Skip to content
In accordance with the recent mandate from Oregon Governor Kate Brown, masks are required during Open-Air Cinema at OMSI. Masks continue to be required for all staff and visitors at the Portland Art Museum, including Venice VR Expanded.

Directed by Fred M. Wilcox

United States 1956 98 mins. In English

A major landmark in the evolution of cinematic science fiction, Forbidden Planet is credited with a number of pioneering achievements: the first depiction of “light speed,” the first “personable” robot, the first entirely electronic score, and (perhaps most notably) the first miniskirt on film. The film’s story echoes that of The Tempest: a spaceship crew led by well-scrubbed, all-American commander John Adams (Leslie Neilsen) is sent to a distant planet to determine the fate of a 20-year-old expedition. To the crew’s surprise, the only people remaining on the planet are Dr. Morbius (Walter Pidgeon) and his fetching daughter Altaira (Anne Francis). Though Morbius warns Adams of danger, the ship lands and the crew are soon threatened by the mysterious and deadly forces at work on the planet. With its glossy ’50s rendering of future technologies and a considerably dated approach to gender politics, Forbidden Planet could easily have been a light and forgettable caper. However, thanks to its prescient take on the complex themes, philosophical questions, and sci-fi conventions that would be further explored in such seminal genre works as Star Trek, Aliens, and the films of Andrei Tarkovsky, it has rightfully become an enduring classic. “An ingenious script, excellent special effects and photography, and superior acting…make it an endearing winner.”—Time Out.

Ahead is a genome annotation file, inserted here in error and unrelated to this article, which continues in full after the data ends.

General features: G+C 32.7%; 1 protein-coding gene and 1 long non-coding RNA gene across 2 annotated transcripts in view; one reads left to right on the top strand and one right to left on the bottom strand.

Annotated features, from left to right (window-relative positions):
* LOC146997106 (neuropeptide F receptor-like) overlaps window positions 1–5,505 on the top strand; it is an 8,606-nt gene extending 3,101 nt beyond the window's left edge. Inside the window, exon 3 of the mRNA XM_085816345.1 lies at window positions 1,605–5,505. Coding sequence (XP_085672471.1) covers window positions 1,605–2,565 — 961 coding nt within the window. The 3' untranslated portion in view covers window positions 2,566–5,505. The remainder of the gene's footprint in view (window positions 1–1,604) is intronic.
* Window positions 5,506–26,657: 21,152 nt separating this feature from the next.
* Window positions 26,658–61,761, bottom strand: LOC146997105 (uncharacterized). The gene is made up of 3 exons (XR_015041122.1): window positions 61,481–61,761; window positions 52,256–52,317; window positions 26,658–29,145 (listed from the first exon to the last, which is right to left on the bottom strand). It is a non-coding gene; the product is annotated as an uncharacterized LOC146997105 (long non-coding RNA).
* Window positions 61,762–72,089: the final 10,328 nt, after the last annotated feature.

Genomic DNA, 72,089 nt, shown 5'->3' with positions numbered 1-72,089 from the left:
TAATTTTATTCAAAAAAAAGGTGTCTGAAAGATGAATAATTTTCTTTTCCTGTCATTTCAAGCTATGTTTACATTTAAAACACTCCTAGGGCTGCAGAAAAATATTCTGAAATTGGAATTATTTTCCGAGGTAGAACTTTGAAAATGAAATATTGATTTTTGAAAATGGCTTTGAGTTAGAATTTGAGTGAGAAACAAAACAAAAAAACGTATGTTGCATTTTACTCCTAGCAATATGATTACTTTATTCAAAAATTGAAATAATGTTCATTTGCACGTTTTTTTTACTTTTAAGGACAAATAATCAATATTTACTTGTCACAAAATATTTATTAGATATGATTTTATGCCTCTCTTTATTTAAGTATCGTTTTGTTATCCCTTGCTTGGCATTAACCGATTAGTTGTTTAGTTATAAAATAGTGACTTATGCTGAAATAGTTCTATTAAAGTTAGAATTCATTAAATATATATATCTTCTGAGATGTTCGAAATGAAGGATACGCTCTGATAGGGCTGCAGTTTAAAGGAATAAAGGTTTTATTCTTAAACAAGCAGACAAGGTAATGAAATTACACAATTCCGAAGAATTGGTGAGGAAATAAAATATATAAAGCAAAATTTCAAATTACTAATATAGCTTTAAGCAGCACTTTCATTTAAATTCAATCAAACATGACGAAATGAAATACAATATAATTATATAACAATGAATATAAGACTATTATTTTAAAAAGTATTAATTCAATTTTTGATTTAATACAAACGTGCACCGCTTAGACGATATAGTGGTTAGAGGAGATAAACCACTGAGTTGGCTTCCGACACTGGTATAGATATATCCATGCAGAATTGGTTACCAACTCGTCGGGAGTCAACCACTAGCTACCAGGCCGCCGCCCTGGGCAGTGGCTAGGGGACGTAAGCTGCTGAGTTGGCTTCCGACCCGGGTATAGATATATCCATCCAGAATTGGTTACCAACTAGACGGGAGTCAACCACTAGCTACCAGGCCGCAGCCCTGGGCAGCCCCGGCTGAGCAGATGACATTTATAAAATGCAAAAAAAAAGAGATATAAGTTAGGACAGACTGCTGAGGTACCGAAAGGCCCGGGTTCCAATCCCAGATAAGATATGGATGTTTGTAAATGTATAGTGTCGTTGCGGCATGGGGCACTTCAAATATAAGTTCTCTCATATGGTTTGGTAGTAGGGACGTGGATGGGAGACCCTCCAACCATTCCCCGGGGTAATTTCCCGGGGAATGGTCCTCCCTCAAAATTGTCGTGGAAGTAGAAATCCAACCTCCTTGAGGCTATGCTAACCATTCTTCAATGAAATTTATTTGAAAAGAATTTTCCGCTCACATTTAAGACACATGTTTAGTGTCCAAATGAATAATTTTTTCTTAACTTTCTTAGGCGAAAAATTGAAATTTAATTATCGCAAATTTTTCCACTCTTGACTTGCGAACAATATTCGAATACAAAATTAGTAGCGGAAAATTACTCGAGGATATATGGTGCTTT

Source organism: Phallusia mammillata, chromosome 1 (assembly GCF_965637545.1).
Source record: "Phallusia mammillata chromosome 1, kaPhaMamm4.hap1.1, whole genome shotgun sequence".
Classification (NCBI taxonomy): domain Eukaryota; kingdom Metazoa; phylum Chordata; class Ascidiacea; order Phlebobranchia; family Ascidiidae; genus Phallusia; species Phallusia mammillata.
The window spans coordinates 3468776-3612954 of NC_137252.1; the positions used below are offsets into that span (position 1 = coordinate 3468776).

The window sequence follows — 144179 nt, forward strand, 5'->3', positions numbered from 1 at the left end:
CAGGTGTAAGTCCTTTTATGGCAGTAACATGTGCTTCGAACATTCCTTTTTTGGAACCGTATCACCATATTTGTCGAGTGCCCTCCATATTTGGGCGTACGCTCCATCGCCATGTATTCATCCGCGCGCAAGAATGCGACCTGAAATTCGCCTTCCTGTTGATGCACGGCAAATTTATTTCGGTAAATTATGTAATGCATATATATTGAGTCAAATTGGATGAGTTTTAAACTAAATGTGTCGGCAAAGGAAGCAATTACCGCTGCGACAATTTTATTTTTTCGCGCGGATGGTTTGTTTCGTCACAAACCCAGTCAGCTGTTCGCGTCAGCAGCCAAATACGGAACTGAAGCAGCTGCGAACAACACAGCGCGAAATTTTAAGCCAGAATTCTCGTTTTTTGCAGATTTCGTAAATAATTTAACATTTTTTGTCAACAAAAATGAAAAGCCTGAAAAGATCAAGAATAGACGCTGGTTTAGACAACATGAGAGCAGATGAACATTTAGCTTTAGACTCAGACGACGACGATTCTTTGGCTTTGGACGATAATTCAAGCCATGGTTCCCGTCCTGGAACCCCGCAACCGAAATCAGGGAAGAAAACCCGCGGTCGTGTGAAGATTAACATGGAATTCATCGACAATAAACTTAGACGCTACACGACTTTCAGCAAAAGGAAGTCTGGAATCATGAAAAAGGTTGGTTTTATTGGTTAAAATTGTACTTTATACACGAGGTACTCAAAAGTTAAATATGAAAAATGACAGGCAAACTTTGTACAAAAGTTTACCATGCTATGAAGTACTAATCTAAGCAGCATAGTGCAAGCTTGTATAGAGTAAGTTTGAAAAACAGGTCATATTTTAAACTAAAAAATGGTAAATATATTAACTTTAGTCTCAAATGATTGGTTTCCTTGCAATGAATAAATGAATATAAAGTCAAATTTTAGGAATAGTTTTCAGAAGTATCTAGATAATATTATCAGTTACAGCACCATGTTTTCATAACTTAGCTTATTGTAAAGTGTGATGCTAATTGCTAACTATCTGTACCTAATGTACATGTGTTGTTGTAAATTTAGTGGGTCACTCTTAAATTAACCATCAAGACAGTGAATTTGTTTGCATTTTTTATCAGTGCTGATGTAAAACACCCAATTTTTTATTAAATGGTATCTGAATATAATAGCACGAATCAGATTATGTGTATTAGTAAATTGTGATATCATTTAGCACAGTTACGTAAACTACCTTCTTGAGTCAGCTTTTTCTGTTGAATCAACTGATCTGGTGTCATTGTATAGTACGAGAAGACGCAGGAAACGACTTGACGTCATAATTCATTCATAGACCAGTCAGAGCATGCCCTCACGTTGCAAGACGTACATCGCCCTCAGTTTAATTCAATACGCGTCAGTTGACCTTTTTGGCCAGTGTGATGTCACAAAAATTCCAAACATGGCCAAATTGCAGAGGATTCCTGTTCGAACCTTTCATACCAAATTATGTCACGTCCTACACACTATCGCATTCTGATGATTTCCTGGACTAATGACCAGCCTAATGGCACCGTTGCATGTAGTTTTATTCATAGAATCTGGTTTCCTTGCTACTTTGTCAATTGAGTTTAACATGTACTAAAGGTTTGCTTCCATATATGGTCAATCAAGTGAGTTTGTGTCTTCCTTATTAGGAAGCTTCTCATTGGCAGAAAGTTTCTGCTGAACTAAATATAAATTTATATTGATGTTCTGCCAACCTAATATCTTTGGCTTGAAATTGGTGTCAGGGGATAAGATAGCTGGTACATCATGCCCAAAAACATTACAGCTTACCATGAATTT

The Northwest Film Center recognizes and honors the Indigenous peoples of this region on whose ancestral lands the museum now stands. These include the Willamette Tumwater, Clackamas, Kathlemet, Molalla, Multnomah and Watlala Chinook Peoples and the Tualatin Kalapuya who today are part of the Confederated Tribes of Grand Ronde, and many other Native communities who made their homes along the Columbia River. We also want to recognize that Portland today is a community of many diverse Native peoples who continue to live and work here. We respectfully acknowledge and honor all Indigenous communities—past, present, future—and are grateful for their ongoing and vibrant presence.